“How can you be allergic to the sky?” asked Shane.
“Well,” I explained, “when I’m under an open sky, I feel like I’m going to fly off into space.”
Shane folded his little arms as he regarded me with a thoughtful pout. “That’s not rational.”
I chuckled. “Phobias never are.”
That’s when I felt it. A rumble, like elephants stampeding through the station, rolled beneath my feet. I turned toward the industrial sections and saw a green plume shooting into space. Above, the security shuttles vanished, scrambling to respond to whatever just happened. They wouldn’t leave the kids unless it was exceptionally bad. A sick feeling drilled through my gut. “Time to go inside,” I announced, trying to appear calm. “We’ll have an early lunch and then a nice, long afternoon back out here.”
When we got into the airlock, the inner blast door was down and the red lights were on. My stomach sank deeper. Janet didn’t look too good, either. The kids were restless so we let them take their helmets off but we made them stay in their suits until we figured out what was going on.
“Have you really never been down to there?” asked Shane.
I hung up my helmet and knelt down to his level. “I’ve been down a couple of times,” I explained. “It just didn’t go well.”
I’ll never forget the moment I discovered my agoraphobia. It was at the end of the car ride from the spaceport to Cindy’s parents’ house; I was meeting them for the very first time. She’d told me that they lived on an old, family plantation but I had no idea what she meant by that until we got there. A vast lawn stretched before a historic mansion like an open sea. I would’ve been rather stunned by the place if the great lawn hadn’t sent me into a sudden and total panic attack.
When we pulled up to the crest of the wide driveway, Cindy jumped out of the car and threw her arms around her dad. He was just getting off the phone. “That was Dean Mick’. Now I have to host tea time,” he griped to Mrs. Cavanaugh, over Cindy’s shoulder.
“It’s part of your job,” said Mrs. Cavanaugh, dismissively. “You’re not a pilot anymore, dear.”
“I know I have to do this crap,” he continued as Cindy hugged her mom, “but if I have to do it, it’s going to be scotch and cigars, damn it. They can have crumpets when Mick’s hosting it.”
“Mick’ is your boss. Be nice, dear.”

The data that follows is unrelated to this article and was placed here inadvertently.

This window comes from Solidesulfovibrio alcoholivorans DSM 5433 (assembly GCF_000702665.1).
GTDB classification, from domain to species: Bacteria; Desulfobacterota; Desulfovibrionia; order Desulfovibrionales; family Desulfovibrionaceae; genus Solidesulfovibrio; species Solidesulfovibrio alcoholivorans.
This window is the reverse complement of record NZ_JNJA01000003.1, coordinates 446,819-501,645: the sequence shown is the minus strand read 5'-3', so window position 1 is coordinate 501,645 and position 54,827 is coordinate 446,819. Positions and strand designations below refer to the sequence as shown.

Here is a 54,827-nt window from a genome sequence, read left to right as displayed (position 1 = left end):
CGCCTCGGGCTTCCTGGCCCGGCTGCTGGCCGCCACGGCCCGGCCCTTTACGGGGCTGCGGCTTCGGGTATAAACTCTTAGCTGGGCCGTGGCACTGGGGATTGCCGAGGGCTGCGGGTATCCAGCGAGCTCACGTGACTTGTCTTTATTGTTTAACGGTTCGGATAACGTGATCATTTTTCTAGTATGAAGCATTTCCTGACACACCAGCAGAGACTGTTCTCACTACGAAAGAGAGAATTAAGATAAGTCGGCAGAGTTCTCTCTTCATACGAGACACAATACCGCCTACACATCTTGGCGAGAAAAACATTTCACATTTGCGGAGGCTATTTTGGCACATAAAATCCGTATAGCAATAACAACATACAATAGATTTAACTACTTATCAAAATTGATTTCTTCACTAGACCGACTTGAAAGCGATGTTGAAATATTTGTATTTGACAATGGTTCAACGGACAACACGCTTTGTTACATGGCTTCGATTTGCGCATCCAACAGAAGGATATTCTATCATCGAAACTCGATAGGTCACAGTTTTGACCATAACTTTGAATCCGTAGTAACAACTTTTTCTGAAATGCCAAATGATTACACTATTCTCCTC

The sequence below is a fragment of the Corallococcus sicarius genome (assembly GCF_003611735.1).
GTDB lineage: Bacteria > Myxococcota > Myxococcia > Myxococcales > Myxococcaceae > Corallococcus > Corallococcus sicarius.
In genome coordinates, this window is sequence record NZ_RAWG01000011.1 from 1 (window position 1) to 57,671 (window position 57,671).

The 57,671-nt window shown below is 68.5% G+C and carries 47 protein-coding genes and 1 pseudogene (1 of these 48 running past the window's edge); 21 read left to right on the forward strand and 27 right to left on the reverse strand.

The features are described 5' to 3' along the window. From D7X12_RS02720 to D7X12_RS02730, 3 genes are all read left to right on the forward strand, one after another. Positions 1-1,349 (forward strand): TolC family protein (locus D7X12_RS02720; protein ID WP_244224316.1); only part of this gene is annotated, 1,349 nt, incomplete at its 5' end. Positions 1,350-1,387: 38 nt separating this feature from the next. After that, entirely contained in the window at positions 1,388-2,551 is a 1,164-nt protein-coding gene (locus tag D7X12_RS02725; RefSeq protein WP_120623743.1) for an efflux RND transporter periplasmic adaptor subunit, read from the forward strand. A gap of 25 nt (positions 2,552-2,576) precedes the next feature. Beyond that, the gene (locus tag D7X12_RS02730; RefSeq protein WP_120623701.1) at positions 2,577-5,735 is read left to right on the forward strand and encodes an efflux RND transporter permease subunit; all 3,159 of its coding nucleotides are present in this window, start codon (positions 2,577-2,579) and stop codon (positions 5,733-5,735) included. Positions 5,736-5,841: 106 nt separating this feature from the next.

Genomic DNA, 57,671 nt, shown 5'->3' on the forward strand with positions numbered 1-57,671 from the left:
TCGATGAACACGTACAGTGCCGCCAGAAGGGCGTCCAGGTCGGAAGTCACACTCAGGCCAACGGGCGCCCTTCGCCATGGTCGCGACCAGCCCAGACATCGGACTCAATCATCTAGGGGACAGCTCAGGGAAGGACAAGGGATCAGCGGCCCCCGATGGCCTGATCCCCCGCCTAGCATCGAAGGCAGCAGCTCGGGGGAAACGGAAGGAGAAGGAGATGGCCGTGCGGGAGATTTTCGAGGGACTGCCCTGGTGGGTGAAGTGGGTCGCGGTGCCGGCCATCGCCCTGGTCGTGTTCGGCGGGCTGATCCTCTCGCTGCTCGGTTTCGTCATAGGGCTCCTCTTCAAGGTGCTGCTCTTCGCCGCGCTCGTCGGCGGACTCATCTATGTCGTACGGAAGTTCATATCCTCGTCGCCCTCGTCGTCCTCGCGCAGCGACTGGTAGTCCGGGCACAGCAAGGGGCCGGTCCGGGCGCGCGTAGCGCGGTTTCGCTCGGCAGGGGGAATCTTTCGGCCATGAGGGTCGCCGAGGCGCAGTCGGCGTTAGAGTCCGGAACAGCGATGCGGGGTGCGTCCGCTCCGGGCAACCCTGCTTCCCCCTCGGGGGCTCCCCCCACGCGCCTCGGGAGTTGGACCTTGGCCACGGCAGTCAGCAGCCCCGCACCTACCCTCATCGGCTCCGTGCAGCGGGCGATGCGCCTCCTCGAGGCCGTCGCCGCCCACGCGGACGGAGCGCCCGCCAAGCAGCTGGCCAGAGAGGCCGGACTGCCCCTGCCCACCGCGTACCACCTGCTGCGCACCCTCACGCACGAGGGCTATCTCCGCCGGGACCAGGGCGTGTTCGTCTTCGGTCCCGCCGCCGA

“Nice? Nice would be beer.”
That’s about when everyone realized that I wasn’t out of the car yet. The three of them peered through the open door to find me wedged in the back corner, shaking and sweating.
Cindy stuck her head in. “Edward, are you okay?”
“No… I mean… I don’t know,” I said as I wedged in even deeper. “I’m scared out of my mind for some reason, actually.” A nervous chuckle rattled out of me.
“Hello there, son,” said Mr. Cavanaugh, barging his head in next to Cindy. “What’s the matter with you?”
“Nice to meet you, sir.” I wanted to shake his hand but I couldn’t make myself let go of the seat belt. “I’m not exactly sure what’s wrong with me. I feel like I’m going to fly away.”
Mrs. Cavanaugh pulled her husband and daughter out and knelt down before the door. “Oh my, you don’t look good, dear,” she told me. “Have you ever been to Earth before?”
“Oh my. We had best pull you around to the garage.” She placed her hand on my quivering knee and said, “I’m afraid you have Type II Agoraphobia. I’m so sorry.”
“What?! That’s ridiculous!” declared Mr. Cavanaugh. “Come out of there and quit being ridiculous.”
When he tried to pull me out of the car, my phobia took over. What happened next, well, I honestly don’t remember doing it but I most certainly did. I punched Mr. Cavanaugh right in the jaw. Laid him out cold. I was horrified; but, Mrs. Cavanaugh, not so much. “The big oaf’s been needing a sock in the jaw for years,” she insisted, while Cindy fought to hold back her laughter.
And that’s how I met my would-be, future in-laws. Not how I hoped it would go.
It was only after I failed at treatment that Cindy said that she couldn’t marry me if I couldn’t get past my phobia. It’s tough love and it’s for my own good, and hers. I couldn’t ask her to give up a surface life forever. I had to get past this. I had to do this for the both of us. Another attempt at therapy was in my future but, at the moment, I had a class full of kids trapped in an airlock and they were getting restless.
Flashing green lights brought the rising chatter to an end. When the blast doors unlocked, Janet and I exchanged glances of relief. Then the doors opened. Chaos filled the corridor as people poured into the escape pods. Janet and I quickly filled three pods with children. I put her on with the last group but stayed behind to check for stragglers.
I found myself alone in an empty corridor of empty chutes. The sirens screamed while the Captain’s looping image requested my orderly evacuation. A chemical odor seeped into the air, traces of whatever happened in the manufacturing nodes. After taking one last look around, I climbed into a pod. As the door slid closed behind me, something leapt through, tumbled down the short walk space, and stuck the landing.
Arms up, Shane Mickenbaccal sang, “Ta-da!”
“Shane!” I yelled. “What the hell are you doing here?”
“I was hiding ‘cause I wanted to ride with you!” he declared with a smile. “I had more questions!”